Re: Freight Tariffs


earlyrail
 

--- In STMFC@..., "buchwaldfam" <duff@g...> wrote:

Not to go into the nitty-gritty of Chinese arithmatic, but....

In general terms, how were shippers charged for the railroad's
services. In particular, a shipper has 3/4ths of a 1944 box car
volume worth of widgets, but the railroad supplies a 1923 built 8
1/2 foot tall car, which gets filled to the rim with the same number
of widgets. Do the shippers get charged for "a car and up to 50 tons
times X number of miles", for "volume times weight times miles", or
what? Same thing applies to grain shipments (actually, the photos in
the 1932 ARA box car book which show the different lines on the
inside lining, for different grain types, is what got me thinking
about this!)

A "high level" explanation of how this worked might help making more
realistic car assignments during an operating session.

Thanks!

Phil Buchwald
I am not the expert on this, but I have studied the 1900 period of
tarrifs.

For you "widgets". The tarrif will specify a rate per hundred pounds.
It appears you are talking about a carload rate, so we also need to
know the minimum carload weight for widgets. If we are less then the
carload weight, we still pay for that minimum weight. If we are over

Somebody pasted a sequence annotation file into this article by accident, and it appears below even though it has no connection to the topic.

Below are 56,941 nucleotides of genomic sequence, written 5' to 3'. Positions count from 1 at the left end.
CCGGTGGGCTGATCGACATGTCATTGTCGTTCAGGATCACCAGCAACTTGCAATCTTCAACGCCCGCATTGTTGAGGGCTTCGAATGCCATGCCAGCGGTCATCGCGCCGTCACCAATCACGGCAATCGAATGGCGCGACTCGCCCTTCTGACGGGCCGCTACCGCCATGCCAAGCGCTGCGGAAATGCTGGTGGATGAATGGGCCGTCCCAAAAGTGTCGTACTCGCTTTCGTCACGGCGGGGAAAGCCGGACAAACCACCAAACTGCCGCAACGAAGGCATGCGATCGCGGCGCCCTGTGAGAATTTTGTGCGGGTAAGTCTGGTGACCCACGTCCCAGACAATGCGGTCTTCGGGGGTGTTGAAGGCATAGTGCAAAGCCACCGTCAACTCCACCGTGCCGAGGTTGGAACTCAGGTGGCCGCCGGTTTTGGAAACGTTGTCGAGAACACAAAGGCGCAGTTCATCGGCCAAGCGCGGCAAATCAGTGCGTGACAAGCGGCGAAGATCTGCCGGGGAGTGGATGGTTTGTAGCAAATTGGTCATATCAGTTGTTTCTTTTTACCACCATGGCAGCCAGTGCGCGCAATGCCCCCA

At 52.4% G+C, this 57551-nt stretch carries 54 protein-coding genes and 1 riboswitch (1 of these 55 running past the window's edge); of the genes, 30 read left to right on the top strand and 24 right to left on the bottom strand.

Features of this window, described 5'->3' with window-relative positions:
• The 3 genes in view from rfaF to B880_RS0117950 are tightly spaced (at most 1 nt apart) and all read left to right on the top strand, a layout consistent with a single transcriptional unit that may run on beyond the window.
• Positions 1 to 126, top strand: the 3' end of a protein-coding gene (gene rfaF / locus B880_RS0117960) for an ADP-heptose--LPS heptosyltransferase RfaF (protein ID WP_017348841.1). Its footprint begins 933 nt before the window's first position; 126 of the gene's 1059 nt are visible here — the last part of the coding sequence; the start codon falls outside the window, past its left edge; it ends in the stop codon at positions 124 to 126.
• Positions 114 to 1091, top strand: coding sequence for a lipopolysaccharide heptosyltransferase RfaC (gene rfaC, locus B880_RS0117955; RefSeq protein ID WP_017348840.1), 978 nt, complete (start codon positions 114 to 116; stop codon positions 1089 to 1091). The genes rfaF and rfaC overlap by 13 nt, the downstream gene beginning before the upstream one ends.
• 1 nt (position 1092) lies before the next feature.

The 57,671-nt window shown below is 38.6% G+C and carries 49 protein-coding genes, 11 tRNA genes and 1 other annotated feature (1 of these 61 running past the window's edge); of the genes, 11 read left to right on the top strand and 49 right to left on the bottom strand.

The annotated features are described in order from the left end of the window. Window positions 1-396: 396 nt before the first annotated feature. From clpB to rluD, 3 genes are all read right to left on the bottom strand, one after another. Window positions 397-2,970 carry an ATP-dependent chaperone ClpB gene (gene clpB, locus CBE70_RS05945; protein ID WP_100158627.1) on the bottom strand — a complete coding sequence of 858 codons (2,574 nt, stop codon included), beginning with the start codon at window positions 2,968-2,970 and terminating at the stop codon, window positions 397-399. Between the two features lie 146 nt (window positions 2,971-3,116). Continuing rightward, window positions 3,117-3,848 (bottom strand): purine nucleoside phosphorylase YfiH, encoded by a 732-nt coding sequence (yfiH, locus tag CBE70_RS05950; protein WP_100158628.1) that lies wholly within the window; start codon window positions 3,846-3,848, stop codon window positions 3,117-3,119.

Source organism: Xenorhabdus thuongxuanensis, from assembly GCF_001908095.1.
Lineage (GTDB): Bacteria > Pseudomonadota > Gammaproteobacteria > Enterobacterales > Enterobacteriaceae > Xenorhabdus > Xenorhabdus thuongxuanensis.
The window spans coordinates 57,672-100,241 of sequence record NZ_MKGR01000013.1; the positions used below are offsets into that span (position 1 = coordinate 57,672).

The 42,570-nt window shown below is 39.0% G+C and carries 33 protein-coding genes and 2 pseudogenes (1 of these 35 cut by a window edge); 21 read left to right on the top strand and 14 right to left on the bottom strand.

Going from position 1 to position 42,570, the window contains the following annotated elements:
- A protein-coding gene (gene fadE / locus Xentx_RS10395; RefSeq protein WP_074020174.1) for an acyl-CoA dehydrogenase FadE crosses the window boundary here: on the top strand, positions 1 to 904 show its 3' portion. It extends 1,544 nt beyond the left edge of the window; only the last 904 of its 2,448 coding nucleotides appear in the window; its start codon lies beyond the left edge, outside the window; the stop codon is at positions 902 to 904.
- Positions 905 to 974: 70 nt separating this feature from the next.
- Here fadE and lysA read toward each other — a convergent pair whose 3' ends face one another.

we payu by the hundred weight. As long as our volume of widgets fits
the car provided, we are fine. If we requested a car based on volume,
then some exceptions take place.

With livestock there are some execptions on the size ordered verses
the size recieved. Even in boxcar shipments, if we ordered a 100,000
lb car and had that weight to ship, and the railroad provided a 80,000
lb car, the additional 20,000 lb could be loaded in another car and
both cars would be considered as a one car shipment at the conveniance
of the railroad.

On the grain markings you mentioned. Various grains weight in
differently, these lines mark where the load would be equal to the
cars weight capacity. These serve as a guide at the elevator for loading.

Howard Garner

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